A Eurasian Islam?
(A vision on the position and evolution of Islam and Islamism in former Soviet Central Asia and the Caspian)
Bruno DE CORDIER
Bruno De Gordier, Researcher, Conflict Research Group of Ghent University (Ghent, Belgium)
Scenarios of “balkanization,” “talibanization” and “revolutionary contamination from Iran” of the southern Soviet rim were popular in the early 1990s. These concerns were understandable since they came at times when the world was simultaneously confronted with nationalist wars in the Balkans, the appearance of several newly independent states with Muslim majorities in the former Soviet space and the outbreak of a number of armed conflicts in this part of the world (Tajikistan, Nagorno-Karabakh), the first Gulf war as well as Islamist movements turning seriously wrong in Afghanistan and Algeria. Reality turned out to be more complex. The purpose of this article is to tackle a number of conventional truths about Islam in the region and to point out certain sociological factors which, in my opinion, will determine the evolution of Islam and Islamism in former Soviet Central Asia and the Caspian.
A “Disconnected” Part of the Ummah … Or Not?
In this analysis, I define the region as a space with six states that emerged from the U.S.S.R. and where the majority of the population is, at least nominally or traditionally, of the Islamic faith: Kazakhstan, Uzbekistan, Kyrgyzstan, Tajikistan, Turkmenistan and, on the other side of the Caspian, Azerbaijan. In average, in 2004, 80 percent of the population in this region was or is at least considered to be Muslim. The large majority of the 52.3 million Muslims in the region, historically known as Turkistan, are of Hanafi Sunni tradition. Certains micro-regions and communities are of Chafii Sunni tradition (in some parts of Tajikistan and Azerbaijan notably) while there are Twelver Shi‘ites (a two-thirds majority in Azerbaijan, a substantial minority in Uzbekistan) as well as Ismaili Shi‘ites (in the eastern part of Tajikistan).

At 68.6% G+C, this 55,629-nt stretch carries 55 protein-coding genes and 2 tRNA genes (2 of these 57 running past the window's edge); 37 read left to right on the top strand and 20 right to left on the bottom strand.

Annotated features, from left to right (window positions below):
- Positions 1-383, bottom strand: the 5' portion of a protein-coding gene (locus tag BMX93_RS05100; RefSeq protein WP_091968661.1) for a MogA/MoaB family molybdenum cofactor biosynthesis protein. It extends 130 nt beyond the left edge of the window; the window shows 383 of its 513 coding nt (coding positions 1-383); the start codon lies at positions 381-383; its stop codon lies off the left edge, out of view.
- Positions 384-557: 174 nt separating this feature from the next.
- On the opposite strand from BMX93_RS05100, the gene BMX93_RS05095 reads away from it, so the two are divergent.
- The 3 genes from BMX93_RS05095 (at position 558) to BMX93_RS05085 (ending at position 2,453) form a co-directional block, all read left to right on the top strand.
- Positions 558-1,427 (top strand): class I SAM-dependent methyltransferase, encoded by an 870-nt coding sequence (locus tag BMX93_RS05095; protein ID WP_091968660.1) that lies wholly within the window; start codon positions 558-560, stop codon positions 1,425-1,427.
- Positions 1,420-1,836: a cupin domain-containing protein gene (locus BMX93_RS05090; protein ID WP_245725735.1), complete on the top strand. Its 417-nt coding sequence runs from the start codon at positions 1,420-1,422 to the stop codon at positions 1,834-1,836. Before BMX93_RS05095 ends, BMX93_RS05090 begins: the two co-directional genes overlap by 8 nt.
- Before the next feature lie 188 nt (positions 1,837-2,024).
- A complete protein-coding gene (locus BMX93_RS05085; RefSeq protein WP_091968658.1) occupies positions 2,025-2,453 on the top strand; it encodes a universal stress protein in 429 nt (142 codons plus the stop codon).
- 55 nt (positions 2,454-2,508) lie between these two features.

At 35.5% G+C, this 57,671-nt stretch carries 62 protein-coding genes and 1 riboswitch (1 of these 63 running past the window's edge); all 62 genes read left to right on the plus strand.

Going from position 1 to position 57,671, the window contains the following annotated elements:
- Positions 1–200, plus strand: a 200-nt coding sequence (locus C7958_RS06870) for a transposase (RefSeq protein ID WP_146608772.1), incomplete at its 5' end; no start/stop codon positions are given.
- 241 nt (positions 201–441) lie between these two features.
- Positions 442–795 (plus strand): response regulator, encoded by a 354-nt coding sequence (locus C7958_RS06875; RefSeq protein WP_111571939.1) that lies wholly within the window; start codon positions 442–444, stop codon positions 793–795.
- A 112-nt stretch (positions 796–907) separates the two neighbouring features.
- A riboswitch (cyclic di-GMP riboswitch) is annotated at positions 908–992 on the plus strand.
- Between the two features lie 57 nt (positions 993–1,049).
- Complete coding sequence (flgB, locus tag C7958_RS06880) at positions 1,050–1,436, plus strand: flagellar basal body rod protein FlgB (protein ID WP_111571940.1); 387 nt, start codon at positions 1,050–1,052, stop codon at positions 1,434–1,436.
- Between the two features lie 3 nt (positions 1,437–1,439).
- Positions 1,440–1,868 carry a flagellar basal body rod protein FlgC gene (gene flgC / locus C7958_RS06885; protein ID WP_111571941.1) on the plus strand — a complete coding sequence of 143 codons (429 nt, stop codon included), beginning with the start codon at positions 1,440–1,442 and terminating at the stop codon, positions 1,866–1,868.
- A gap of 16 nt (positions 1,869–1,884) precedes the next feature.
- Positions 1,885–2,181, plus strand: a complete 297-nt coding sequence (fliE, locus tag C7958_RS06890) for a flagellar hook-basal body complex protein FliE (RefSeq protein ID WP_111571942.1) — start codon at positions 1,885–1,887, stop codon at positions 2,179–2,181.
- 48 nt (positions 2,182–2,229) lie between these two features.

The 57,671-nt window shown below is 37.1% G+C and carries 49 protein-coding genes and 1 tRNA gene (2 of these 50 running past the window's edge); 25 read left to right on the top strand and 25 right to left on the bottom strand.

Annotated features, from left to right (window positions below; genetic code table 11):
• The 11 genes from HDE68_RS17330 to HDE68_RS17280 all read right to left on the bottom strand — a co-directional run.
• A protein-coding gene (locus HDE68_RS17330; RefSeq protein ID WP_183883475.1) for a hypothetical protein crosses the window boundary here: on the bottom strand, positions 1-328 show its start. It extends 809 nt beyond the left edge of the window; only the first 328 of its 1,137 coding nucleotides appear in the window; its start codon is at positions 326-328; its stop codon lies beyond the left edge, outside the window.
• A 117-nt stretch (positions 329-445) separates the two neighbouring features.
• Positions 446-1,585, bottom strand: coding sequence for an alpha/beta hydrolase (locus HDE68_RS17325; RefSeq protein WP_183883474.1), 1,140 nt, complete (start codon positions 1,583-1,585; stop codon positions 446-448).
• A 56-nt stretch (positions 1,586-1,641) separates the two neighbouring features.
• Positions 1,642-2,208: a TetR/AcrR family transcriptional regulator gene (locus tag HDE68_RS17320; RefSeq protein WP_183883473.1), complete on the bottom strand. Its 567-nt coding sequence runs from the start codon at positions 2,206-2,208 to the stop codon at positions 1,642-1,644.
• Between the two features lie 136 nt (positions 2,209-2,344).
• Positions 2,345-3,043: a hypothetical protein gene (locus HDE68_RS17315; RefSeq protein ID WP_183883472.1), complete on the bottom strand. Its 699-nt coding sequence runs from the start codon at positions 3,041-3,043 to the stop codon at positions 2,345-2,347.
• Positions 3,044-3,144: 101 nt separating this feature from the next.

The earlier use of the expression “nominally or traditionally of the Islamic faith” is not at random. This is a part of the Islamic world where the position and practice of Islam developed along different lines than those in “classical” Islamic countries. So what are the main characteristics of Islam in this space?
First, for several decades, the region was cut off from the Islamic world, the main currents there as well as its intellectual centers by means of a geopolitical and administrative frontier. This, as well as the anti-religious polices and Russification attempts that were part of Soviet Communism, resulted in a rather rudimentary religious conscience and a very local and tribal practice of the Islamic faith. The fact that if not clear majorities then at least substantial portions of the region’s inhabitants identify themselves as Muslims is not matched by a strong practice or observation of the main precepts of Islam nor by the presence of……………..